Devon could run out of landfill space in six years

Image caption The county aims to be less dependent on landfill

Devon could run out of landfill space in six years, the county council has said.

A council spokeswoman said the county should have until 2023 to reach full landfill capacity.

However, if measures are not successful there will only be space until 2020, she said.

Instead of landfill, most of the county's waste will be burnt or processed to create energy instead.

Alongside incinerators in Exeter and Plymouth, a third energy-from-waste scheme is planned in Devon.

'Nasty business'

The Devon County Council spokeswoman said: "Our view is that a realistic timescale for utilisation of the existing capacity is around 2023.

"The forecast of landfill capacity being used by 2023 already assumes that recycling rates will increase and that other treatment methods such as energy recovery will be delivered before 2020 - if these don't happen, the landfill capacity will run out earlier than predicted.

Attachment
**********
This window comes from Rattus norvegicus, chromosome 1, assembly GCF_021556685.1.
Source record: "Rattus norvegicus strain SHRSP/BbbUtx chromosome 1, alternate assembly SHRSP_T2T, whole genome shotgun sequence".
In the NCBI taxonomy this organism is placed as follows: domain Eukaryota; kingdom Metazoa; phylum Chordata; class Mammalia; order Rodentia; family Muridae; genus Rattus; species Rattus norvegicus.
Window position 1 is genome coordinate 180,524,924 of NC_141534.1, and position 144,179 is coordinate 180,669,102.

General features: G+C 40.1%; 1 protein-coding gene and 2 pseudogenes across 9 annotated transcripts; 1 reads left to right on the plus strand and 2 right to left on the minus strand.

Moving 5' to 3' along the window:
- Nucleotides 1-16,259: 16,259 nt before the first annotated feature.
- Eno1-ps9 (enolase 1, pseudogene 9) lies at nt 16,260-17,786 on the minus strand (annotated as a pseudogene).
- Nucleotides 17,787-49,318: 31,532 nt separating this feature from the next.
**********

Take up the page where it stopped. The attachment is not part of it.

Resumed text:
"From next year only 12% of Devon's local authority collected waste will be going direct to landfill. The rest will be recycled, reused, composted or sent to energy-from-waste facilities."

With space running out, Devon County Councillor Roger Croad said he thinks the county can control the problem.

"We think we're on time, we think we can do it. Just more education, less waste, less landfill. Landfill is massively expensive, and is getting more expensive, and it's a nasty business anyway," he said.

The Devon and Cornwall Food Association aims to stop tonnes of food that is within its use-by date going into landfill by redistributing it to those in need.

Project manager John Curtis said: "I feel sad that we live in such a throwaway society that we're talking about how to deal with waste when we should be talking about how to make things last longer and to share what we've got."

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